Wednesday, May 28, 2008

Optimization: Transportation versus Inventory

In talking to a senior executive from a supply chain solutions company I heard an interesting comment last week – that more and more companies are looking at transportation optimization in the face of rising fuel costs. Of course there is a direct link between rising costs (see picture), and the desire to do something about it, but it also got me thinking about what other factors may be driving the interest in transportation optimization.

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Inventory

Traditionally the inventory has been the biggest focal point for supply chain managers. That makes sense as inventory consumes a substantial amount of operating cash flow for retailers. Assuming an inventory turns value of 7 for example, a retailer with $10B in revenues would have locked almost $1.5B of operating cash flow in the inventory. Therefore any reduction in the inventory results in more money available to other functions. However that is a double edged sword: achieve overly enthusiastic reduction in inventory and you will lose sales (and hence revenues) due to stock-outs, but under achievement results in bloated inventory that will eventually require clearance and pull down the margins.

Finding that golden “optimal” level that balances the two sides (service and excess) is hard to establish and harder to maintain as demand patterns evolve and change. Inventory joins the demand with supply – and it is this inherent position that makes it dependent on the supply and demand planning processes. In fact this dependence is very critical. The accuracy, stability and consistency of demand and supply planning processes affects the efficacy of the inventory planning. And that directly impacts the inventory levels and ability to service demand. Inventory planning typically uses demand, supply and lead-time for determining the optimal inventory levels to maintain a specific service level.

All the above makes it almost necessary to review these processes together to have any appreciable impact on the inventories. The combined impact of demand planning, inventory optimization, and supply planning processes can result in huge savings through reduced inventory in the system, lower clearance costs and better financial efficiencies. However it is a large effort and it impacts a large number of users in an enterprise. It also requires good clean master data and large amounts of historical transactional data, both of which need additional effort to obtain. This generally makes it a little more complex and requires a clear consistent strategy to successfully deploy. The rewards are bigger, but so is the effort leading up to it.

Let us also examine how the savings in inventory affect the company financials.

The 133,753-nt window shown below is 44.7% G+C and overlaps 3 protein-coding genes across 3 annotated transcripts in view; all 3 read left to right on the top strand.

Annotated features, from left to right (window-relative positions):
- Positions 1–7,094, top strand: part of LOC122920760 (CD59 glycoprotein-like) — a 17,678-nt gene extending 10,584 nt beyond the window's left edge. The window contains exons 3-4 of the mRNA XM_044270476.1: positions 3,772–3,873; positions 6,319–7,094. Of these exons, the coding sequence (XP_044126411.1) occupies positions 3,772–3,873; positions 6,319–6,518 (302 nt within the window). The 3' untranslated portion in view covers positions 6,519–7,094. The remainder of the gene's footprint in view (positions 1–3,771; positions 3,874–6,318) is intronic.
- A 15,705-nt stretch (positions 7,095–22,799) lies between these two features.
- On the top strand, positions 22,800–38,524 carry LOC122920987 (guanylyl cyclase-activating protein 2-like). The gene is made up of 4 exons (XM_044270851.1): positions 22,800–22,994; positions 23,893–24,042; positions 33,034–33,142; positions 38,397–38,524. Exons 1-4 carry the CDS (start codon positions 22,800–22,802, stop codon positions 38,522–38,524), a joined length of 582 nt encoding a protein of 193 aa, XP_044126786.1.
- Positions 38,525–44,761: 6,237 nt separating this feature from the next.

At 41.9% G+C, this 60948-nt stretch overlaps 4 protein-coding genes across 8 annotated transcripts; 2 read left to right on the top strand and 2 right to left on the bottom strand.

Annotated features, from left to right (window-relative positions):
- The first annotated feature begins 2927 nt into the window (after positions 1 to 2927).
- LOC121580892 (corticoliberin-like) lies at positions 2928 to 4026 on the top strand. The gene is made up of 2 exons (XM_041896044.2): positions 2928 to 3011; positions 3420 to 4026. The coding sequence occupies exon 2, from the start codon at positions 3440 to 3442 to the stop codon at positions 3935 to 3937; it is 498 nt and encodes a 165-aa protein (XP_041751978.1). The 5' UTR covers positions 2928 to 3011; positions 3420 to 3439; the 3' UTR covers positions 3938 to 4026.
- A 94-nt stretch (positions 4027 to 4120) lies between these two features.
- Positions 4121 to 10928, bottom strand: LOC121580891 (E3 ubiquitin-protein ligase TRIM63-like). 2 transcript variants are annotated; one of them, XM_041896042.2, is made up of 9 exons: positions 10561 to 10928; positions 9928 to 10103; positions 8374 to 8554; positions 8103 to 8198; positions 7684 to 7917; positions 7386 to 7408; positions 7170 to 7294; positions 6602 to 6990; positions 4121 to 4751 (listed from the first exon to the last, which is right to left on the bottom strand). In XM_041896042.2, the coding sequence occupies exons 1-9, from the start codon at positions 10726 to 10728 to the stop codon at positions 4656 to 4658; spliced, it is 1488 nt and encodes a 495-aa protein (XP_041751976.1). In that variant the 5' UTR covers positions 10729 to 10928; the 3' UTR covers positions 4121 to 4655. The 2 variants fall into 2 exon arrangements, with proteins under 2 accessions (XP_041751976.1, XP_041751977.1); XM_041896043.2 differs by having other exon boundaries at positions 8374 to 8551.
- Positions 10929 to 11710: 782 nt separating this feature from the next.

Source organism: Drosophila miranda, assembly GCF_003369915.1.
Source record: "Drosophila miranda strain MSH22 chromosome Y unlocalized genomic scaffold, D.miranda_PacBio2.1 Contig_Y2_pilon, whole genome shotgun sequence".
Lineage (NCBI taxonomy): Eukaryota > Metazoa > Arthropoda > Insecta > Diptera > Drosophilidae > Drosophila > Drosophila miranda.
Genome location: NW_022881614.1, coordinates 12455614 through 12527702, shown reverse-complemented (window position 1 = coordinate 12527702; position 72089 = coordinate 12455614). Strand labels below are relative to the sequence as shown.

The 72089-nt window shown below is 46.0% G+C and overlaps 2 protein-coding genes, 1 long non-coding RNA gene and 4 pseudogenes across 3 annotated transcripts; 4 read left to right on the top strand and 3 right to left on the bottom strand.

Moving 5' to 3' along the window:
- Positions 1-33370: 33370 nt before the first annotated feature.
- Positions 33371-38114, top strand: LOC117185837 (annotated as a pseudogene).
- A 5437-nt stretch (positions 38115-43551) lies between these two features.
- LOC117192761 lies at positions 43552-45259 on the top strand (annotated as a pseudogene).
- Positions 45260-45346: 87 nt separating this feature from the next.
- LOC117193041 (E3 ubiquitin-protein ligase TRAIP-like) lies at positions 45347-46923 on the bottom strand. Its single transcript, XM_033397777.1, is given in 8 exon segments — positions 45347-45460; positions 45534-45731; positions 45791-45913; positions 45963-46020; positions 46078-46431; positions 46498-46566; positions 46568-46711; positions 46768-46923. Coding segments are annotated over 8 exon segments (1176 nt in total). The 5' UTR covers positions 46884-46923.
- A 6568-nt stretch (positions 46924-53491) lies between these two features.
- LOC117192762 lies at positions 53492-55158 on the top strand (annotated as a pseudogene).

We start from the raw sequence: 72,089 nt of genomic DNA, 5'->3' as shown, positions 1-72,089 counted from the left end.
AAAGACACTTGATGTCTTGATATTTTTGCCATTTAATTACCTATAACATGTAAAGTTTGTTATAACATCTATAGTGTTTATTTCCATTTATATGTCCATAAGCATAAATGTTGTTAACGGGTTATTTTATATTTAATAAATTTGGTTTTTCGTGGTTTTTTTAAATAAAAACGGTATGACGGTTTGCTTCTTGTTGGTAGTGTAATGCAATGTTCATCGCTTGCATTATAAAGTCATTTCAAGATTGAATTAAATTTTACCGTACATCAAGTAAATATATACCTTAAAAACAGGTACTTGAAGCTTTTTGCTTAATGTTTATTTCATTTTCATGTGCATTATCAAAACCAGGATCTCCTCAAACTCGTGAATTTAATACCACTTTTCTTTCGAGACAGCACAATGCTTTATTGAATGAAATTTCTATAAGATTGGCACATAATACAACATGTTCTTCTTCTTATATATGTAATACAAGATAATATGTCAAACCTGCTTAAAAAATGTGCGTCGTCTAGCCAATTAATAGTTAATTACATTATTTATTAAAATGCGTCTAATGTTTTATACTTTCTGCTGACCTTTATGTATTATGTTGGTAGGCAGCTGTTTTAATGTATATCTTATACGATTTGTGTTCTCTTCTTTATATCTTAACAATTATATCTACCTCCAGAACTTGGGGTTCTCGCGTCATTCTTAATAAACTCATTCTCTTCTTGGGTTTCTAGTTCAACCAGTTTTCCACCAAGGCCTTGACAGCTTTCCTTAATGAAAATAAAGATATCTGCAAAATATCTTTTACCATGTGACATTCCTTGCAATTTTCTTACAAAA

Inventories exist as assets (current assets to be specific) on the balance sheet. Any reduction in inventories therefore reduces the total assets and impacts the asset turnover ratio (see picture). A higher asset turnover ratio basically means that the corporation is able to generate the same revenue by deploying fewer assets than before. Assuming all else remains same, it results into higher ROA (return on assets) that can do wonderful things for a corporation like raise its share price, enable it to pay higher dividends, ability to expand or do any of the other things that spare change can do. Reduced inventories also reduce the inventory carrying costs (hence COGS), but the impact is relatively small because the fixed costs remain the same and only variable costs are reduced.

The financial impact largely makes the corporation more efficient in using the available resources.

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Transportation

Compared to the inventory optimization, transportation is a different story. It is almost an opportunity for the taking. No matter how the replenishment was decided, eventually what has been ordered needs to be moved from the suppliers to the retailer’s warehouses, and from then on to the stores. The transportation optimization just does not depend on other processes like the inventory optimization does. And almost all the data that this solution needs such as routes, rates, lanes, carriers, purchase orders, and weights/volumes of items is deterministic and largely available in the enterprise already. The only exception to this required data may be the volumetric and weights for the items but that too can be obtained in collaboration with suppliers. For an average retailer, shipping costs used to add up to 1.5 to 3% of the revenues (that is, when the oil was still not trading in the stratosphere, it would reasonably be higher now). Assuming a 2% rate, it is still a cool $200M for a $10B retailer. And unlike the inventory savings that indirectly improves ROA, any savings in transportation are immediately visible to the bottom line.